The sending away was kind. Pharaoh was so far from any design to kill Abram, as he feared, that he took particular care of him. We often perplex ourselves with fears which are altogether groundless.
Many a time we fear where no fear is. Pharaoh charged his men not to hurt Abram in any thing. It is not enough for those in authority, that they do not hurt themselves; they must keep their servants and those about them from doing hurt...” (Matthew Henry Commentary)
Abram and Lot Separate
Abram returns from Egypt with great riches. (1-2)
Abram moves from the Negev, to Bethel, and to the place where he first built an altar to Jehovah God (3-4a)
Abram calls upon the Name of the LORD Jehovah (4b)
There is strife between the herdsmen of Abram and Lot. Abram gives Lot his choice of the country. (5-9)
Lot chooses to dwell at Sodom. (10-13)
God renews his promise to Abram, and Abram moves to Hebron. (14-18)
13:1 “So Abram went up from Egypt to the Negev [south country], he and his wife and all that belonged to him, and Lot with him.”
Q: How long would it take to fly from Cairo to Jerusalem or Hebron?
A: 1 hour, 10 minutes
Q: How many miles is it from Cairo to Jerusalem by car?
A: 462 miles
Q: How long would it take to drive (excluding check points, and rest stops, and dining, etc.)?
A: 9 hours, 6 minutes
Q: How long would it take a man with a cranky wife ---who was just humiliated in a royal palace---and has to cart herself and her belongings---462 miles through a foreign land, 10-12 miles a day...?
Q: How far could a rich man with baggage, camels, flocks and herds, travel in one day?
A: 10 miles day, if there was sufficient water and forage?
It would take Abram/Sarai a couple of months or longer to travel back to Bethel and then on to Hebron
Problems to face along the way:
2 Now Abram was very rich in livestock, in silver and in gold
Abram was very rich: he was very heavy, so the Hebrew word is; for riches are a burden; and they that will be rich, do but load themselves with thick clay, Habakkuk 2:6.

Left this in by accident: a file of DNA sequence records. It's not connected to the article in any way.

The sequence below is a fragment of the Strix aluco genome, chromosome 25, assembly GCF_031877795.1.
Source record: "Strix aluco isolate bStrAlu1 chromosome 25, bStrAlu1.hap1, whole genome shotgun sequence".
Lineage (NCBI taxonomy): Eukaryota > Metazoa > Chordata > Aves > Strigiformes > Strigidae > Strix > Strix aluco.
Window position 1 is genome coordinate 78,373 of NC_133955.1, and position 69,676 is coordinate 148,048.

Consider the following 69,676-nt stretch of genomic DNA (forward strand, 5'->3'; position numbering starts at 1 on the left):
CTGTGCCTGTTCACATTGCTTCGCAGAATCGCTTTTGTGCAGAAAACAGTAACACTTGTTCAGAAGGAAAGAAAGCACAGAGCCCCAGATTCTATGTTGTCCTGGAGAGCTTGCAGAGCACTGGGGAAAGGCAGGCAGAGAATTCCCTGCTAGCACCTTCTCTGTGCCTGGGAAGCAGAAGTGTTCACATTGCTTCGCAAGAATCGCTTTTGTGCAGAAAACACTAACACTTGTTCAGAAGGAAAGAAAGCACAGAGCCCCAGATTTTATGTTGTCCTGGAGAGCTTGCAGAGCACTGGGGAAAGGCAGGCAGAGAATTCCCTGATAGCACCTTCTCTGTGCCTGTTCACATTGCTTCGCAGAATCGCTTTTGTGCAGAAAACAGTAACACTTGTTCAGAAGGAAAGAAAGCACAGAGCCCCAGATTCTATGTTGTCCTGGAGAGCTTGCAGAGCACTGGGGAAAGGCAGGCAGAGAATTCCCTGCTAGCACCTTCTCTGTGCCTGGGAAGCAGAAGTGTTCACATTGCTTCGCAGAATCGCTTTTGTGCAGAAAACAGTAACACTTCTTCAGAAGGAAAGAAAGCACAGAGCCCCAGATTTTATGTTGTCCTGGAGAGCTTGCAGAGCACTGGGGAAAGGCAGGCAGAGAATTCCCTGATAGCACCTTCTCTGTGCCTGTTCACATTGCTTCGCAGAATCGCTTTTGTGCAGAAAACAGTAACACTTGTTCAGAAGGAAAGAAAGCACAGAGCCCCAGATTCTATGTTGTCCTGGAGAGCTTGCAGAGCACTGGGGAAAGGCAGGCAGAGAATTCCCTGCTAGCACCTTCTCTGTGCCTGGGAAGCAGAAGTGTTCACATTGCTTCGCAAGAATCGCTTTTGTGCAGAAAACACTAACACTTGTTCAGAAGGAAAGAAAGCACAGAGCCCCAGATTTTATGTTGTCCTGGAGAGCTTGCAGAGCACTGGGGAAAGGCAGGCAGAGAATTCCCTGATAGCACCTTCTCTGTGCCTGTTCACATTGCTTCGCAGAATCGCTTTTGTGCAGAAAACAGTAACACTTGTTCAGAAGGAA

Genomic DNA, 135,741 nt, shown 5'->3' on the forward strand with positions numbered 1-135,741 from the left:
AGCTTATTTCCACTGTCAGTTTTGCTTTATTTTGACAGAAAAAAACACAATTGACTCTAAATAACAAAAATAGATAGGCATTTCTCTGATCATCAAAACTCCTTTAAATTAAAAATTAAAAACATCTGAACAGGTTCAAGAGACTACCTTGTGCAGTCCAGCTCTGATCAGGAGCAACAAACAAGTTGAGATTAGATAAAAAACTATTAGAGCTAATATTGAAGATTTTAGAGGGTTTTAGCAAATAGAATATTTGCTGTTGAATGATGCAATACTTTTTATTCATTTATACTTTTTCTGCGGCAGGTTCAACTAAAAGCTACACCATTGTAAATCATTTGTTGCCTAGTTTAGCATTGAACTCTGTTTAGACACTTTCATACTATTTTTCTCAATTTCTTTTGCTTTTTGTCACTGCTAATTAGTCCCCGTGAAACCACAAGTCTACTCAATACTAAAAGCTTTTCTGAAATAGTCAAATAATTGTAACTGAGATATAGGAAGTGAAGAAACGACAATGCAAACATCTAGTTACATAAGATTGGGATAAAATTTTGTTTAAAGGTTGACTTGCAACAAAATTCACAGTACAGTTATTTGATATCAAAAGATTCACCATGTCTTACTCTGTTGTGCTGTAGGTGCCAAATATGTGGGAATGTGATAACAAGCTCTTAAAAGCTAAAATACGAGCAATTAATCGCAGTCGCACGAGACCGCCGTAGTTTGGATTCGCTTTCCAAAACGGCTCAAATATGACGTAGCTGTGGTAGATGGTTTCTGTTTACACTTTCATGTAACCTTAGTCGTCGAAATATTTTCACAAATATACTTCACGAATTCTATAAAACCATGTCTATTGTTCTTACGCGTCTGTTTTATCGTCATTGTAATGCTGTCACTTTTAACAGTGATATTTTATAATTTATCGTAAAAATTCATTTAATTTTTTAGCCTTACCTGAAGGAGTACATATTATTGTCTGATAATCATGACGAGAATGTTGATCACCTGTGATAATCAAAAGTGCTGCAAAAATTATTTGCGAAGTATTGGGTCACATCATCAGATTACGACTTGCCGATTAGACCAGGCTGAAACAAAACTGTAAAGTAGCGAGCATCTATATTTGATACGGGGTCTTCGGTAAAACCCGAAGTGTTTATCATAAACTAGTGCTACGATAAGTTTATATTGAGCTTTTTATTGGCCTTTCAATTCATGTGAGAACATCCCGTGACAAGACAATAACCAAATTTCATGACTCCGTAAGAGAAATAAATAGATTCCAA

Yet God in His providence sometimes makes good men rich men, and thus God's blessing made Abram rich without sorrow, Proverbs 10:22. Though it is hard for a rich man to get to heaven, yet in some cases they may,Mark 10:23,24...
Outward prosperity, if well managed, is an ornament to piety, and an opportunity for doing more good. Abram moved to Beth-el.
His altar was gone, so that he could not offer sacrifices; but he called on the name of the Lord. You may as soon find a living man without breath as one of God's people without prayer. (Matthew Henry)
Riches not only afford matter for strife, and are the things most commonly striven about; but they also stir up a spirit of contention, by making people proud and covetous.
Mine and thine are the great [sources of contention] of the world. Poverty and labor, wants and wanderings, could not separate Abram and Lot; but riches did so.
Matthew Henry Commentary
3 He went on his journeys [stages] from the Negev as far as Bethel, to the place where his tent had been at the beginning, between Bethel and Ai, 4 to the place of the altar which he had made there formerly;
and there Abram called on the name of the Lord. (NASB)
Bethel – the last place Abram was in fellowship with God
5 Now Lot, who went with Abram, also had flocks and herds and tents.